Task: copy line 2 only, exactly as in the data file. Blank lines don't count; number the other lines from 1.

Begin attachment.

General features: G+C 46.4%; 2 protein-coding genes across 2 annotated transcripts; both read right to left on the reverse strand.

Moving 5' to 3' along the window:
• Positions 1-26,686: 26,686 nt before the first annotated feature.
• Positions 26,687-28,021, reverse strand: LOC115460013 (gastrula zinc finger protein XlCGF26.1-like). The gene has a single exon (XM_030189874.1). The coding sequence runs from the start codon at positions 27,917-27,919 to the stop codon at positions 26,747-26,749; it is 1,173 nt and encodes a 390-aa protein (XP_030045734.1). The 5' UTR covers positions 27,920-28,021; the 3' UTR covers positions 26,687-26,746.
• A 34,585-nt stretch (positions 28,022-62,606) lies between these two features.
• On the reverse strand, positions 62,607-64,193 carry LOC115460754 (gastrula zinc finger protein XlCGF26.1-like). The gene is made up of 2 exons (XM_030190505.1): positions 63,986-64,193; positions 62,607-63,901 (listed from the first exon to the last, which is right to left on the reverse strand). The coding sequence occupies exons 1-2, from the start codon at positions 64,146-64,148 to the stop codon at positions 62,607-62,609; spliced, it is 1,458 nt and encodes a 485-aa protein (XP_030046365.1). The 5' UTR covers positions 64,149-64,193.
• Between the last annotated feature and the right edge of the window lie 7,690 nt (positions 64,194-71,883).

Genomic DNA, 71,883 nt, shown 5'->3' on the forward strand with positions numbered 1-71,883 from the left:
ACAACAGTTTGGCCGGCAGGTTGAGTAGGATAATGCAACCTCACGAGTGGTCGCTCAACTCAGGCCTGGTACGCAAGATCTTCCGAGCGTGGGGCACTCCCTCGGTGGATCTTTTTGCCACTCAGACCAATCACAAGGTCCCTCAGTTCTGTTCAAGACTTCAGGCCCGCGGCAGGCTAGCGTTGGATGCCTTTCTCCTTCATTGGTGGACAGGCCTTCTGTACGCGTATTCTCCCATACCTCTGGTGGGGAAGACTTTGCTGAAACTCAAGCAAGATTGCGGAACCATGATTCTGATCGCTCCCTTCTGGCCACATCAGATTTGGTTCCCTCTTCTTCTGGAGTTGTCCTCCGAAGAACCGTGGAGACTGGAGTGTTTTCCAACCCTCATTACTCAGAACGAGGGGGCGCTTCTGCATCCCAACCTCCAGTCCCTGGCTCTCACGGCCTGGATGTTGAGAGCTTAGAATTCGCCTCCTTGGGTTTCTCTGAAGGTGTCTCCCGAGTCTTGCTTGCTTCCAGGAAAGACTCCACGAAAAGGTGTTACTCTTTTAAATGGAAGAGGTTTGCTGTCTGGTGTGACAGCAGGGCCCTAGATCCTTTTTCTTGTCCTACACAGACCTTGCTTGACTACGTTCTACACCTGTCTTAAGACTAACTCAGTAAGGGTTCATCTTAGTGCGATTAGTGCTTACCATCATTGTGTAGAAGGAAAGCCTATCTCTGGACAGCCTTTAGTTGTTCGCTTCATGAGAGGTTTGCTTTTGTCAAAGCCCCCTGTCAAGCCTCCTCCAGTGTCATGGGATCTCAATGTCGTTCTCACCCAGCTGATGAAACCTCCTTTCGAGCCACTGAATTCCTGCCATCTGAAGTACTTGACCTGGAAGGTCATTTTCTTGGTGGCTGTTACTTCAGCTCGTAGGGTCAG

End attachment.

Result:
Moving 5' to 3' along the window: